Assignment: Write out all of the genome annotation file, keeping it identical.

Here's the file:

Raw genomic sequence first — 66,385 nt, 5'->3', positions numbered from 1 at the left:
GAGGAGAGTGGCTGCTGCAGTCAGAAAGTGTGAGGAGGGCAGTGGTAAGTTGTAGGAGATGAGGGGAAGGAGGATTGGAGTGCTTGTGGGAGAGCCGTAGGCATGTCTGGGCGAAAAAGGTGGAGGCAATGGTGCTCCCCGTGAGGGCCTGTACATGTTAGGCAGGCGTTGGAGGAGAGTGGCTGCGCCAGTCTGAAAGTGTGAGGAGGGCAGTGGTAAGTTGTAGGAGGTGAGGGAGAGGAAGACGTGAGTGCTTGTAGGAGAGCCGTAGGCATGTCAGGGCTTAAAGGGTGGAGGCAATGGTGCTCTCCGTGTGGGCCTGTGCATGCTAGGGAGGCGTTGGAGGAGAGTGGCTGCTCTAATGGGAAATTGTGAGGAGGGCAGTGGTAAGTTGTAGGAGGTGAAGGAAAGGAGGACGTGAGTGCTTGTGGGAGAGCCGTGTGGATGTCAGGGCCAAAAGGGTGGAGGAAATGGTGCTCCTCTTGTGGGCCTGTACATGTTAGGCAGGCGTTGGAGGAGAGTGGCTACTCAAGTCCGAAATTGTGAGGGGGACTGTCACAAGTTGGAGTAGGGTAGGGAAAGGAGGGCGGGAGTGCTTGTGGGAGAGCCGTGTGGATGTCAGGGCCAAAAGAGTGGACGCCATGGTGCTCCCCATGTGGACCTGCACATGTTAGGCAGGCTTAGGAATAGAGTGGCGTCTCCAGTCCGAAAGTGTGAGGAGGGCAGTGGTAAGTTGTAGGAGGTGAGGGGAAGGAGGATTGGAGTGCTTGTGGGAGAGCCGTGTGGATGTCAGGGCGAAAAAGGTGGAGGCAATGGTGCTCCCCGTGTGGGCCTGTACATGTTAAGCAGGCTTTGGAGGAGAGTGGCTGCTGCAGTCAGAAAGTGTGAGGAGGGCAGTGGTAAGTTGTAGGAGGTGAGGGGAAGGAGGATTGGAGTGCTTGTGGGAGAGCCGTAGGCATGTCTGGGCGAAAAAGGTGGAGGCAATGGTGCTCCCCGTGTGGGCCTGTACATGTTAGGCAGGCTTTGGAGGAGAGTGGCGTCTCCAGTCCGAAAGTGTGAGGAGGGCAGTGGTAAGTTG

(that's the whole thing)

Raw genomic sequence first — 66,385 nt, 5'->3', positions numbered from 1 at the left:
GAGGAGAGTGGCTGCTGCAGTCAGAAAGTGTGAGGAGGGCAGTGGTAAGTTGTAGGAGATGAGGGGAAGGAGGATTGGAGTGCTTGTGGGAGAGCCGTAGGCATGTCTGGGCGAAAAAGGTGGAGGCAATGGTGCTCCCCGTGAGGGCCTGTACATGTTAGGCAGGCGTTGGAGGAGAGTGGCTGCGCCAGTCTGAAAGTGTGAGGAGGGCAGTGGTAAGTTGTAGGAGGTGAGGGAGAGGAAGACGTGAGTGCTTGTAGGAGAGCCGTAGGCATGTCAGGGCTTAAAGGGTGGAGGCAATGGTGCTCTCCGTGTGGGCCTGTGCATGCTAGGGAGGCGTTGGAGGAGAGTGGCTGCTCTAATGGGAAATTGTGAGGAGGGCAGTGGTAAGTTGTAGGAGGTGAAGGAAAGGAGGACGTGAGTGCTTGTGGGAGAGCCGTGTGGATGTCAGGGCCAAAAGGGTGGAGGAAATGGTGCTCCTCTTGTGGGCCTGTACATGTTAGGCAGGCGTTGGAGGAGAGTGGCTACTCAAGTCCGAAATTGTGAGGGGGACTGTCACAAGTTGGAGTAGGGTAGGGAAAGGAGGGCGGGAGTGCTTGTGGGAGAGCCGTGTGGATGTCAGGGCCAAAAGAGTGGACGCCATGGTGCTCCCCATGTGGACCTGCACATGTTAGGCAGGCTTAGGAATAGAGTGGCGTCTCCAGTCCGAAAGTGTGAGGAGGGCAGTGGTAAGTTGTAGGAGGTGAGGGGAAGGAGGATTGGAGTGCTTGTGGGAGAGCCGTGTGGATGTCAGGGCGAAAAAGGTGGAGGCAATGGTGCTCCCCGTGTGGGCCTGTACATGTTAAGCAGGCTTTGGAGGAGAGTGGCTGCTGCAGTCAGAAAGTGTGAGGAGGGCAGTGGTAAGTTGTAGGAGGTGAGGGGAAGGAGGATTGGAGTGCTTGTGGGAGAGCCGTAGGCATGTCTGGGCGAAAAAGGTGGAGGCAATGGTGCTCCCCGTGTGGGCCTGTACATGTTAGGCAGGCTTTGGAGGAGAGTGGCGTCTCCAGTCCGAAAGTGTGAGGAGGGCAGTGGTAAGTTG